Tuesday, January 19, 2010
Romeo's, Ridgeway Ave.
Although there are now quite a few places around Rochester making pizzas in wood-fired ovens, almost none of them are on the west side of town. They’re all either downtown or on the east side. In part, I think that’s simply a reflection of the broader culinary landscape, which finds more upscale or trendy places in the city or eastern suburbs, and more traditional fare on the west side.
At this point, the only place doing wood-fired pizza west of the Genesee is Romeo’s on Ridgeway Avenue. This location in a Greece shopping plaza was formerly the home of Bogey’s Wood Fired Grill. When Bogey’s closed in 2006, Romeo’s, an Italian restaurant with a long history, moved in from its previous location in Irondequoit, and inherited Bogey’s wood-burning oven.
I recently picked up a Margherita pizza from Romeo’s. Measuring ten inches across, it had a crust that was thin in the middle and a little thicker toward the edge. The underside was dry, not oily, with a little surface flour and some moderate charring. It was a bit soft in texture, leading me to wonder if there was perhaps some oil in the dough. The edge was formed into a soft, chewy lip, and the interior of the dough had some small air holes and bready flavor.
This was another Margherita made with sauce rather than fresh or simply crushed tomatoes, and it was indeed saucy. With less cheese than a typical American pizza, a Margherita probably calls for a somewhat lighter hand with the sauce. On the plus side, the sauce had a very straightforward, no-nonsense tomatoey flavor that didn’t get in the way of the cheese and basil.
The cheese consisted of five islands of thick-sliced, fresh mozzarella, which had melted quite nicely, with some shredded parmesan that added a little bit of cheesy tang. The moderately applied, shredded basil was a bit dried out, and contributed rather less flavor than on some Margheritas I’ve had. I also picked up a hint of garlic (I neglected to ask for fresh garlic on this one), suggestive of garlic powder, either in the sauce or lightly dusted over the pizza.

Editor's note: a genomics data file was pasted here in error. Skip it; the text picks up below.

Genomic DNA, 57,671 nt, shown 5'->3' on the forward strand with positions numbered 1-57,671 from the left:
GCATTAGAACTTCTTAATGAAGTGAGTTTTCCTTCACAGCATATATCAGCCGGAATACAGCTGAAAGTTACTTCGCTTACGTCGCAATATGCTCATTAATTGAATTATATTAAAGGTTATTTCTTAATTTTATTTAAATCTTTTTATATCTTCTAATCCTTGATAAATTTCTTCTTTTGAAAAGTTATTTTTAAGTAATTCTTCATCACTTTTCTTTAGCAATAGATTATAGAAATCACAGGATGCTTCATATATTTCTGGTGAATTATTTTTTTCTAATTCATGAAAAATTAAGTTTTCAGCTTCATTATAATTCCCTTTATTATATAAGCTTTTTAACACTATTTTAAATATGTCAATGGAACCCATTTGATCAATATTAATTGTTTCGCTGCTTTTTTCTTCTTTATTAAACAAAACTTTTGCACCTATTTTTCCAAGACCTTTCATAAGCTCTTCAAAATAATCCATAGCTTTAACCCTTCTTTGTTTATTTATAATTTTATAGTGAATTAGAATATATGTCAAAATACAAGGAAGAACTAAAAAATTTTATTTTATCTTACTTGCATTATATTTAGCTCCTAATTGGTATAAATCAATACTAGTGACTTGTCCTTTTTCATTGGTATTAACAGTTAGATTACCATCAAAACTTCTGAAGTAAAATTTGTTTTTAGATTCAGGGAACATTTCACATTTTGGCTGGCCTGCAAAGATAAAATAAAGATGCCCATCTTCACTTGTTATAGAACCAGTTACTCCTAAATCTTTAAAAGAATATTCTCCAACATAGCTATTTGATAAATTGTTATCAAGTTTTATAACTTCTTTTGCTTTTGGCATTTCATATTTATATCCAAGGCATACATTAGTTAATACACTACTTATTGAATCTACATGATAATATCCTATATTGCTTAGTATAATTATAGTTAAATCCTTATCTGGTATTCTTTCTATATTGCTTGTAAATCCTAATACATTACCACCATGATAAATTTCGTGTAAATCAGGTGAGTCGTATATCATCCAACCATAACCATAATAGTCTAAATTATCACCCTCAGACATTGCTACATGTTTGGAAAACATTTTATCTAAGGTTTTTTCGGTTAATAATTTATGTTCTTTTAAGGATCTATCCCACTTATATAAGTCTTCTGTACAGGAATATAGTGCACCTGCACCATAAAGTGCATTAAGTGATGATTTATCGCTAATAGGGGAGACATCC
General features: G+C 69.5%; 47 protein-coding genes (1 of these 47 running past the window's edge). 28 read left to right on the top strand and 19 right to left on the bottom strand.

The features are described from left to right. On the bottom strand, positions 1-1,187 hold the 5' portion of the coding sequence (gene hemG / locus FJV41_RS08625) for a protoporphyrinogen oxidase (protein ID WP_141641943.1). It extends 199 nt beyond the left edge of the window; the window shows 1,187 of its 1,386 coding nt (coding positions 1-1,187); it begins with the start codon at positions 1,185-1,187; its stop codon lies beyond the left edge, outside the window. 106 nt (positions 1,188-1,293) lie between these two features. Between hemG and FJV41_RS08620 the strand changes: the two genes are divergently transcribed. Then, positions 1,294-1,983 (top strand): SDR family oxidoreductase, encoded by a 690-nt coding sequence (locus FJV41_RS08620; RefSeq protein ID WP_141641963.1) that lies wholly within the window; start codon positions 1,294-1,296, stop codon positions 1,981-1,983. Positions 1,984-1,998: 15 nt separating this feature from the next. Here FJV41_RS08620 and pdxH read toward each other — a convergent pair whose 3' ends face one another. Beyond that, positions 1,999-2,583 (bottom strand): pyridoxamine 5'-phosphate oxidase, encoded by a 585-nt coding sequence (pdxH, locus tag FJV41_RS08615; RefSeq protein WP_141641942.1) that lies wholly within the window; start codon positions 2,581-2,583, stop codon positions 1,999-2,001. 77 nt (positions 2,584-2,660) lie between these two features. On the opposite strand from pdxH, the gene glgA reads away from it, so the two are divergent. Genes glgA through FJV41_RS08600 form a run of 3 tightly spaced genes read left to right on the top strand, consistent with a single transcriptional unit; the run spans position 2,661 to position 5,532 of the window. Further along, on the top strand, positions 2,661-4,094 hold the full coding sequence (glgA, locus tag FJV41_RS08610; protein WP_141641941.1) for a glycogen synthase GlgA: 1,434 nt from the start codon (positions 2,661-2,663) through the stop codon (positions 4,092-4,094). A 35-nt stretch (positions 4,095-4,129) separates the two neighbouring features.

Romeo’s offers nine pizzas, nothing too exotic. Some of them have retained their Bogey’s-era golft-themed names (again, cutesy menu names are one of my restaurant pet peeves - I’d feel slightly ridiculous asking for an “Out of Bounds” pizza. Plus an “Eagle” pizza sounds like something that could get you.in trouble with the Fish and Wildlife Service). Or you can create your own from Romeo’s modest list of twelve toppings.
The rest of the menu is divided between Italian standbys (a friend of mine give the tripe here a thumb’s up - I’ll take his word for it) and basic American fare, including hot and cold sandwiches, burgers and other grilled items, and N.Y. strip steak.
If you choose to eat on the premises, you’ll find a dining area on the right, and a bar area with additional seating on the left. The atmosphere is casual throughout, and despite the strip plaza location, Romeo’s has a “neighborhood” kind of feel.
Most of the wood-fired pizza that I’ve tried around here has fallen into the “good but not great” category, and this was no exception. In theory, the high temperature of the wood fire should produce a fast-cooking crust that’s slightly but evenly charred, crisp yet chewy, perhaps with some subtle smoky overtones. Although a handful of local places (Tony D’s and Veneto come to mind) manage to pull that off, the majority, in my experience, do not. Instead, they tend to produce pizza that’s either crackerlike - nothing but crunch - or disappointingly soft.
This pizza fell into the latter category. It was tasty, and I enjoyed it, but it was virtually indistinguishable from pizza cooked in a conventional oven at relatively low temperatures. If this had been my introduction to wood-fired pizza, I’d have been left wondering what’s so special about it.
Again, though, I don’t mean to say that I didn’t like this pizza. The flavors were good, and on the whole it was well balanced, if a bit heavy on the sauce. I’d have liked to see better advantage taken of that wood-fired oven, but I still liked this enough to give it a B.
Romeo’s Restaurant & Bistro, 2500 Ridgeway Ave. 342-9340
Mon.-Thu. 11 a.m. - 10 p.m., Fri. & Sat. 11 a.m. - 11 p.m. (Bar stays open later.)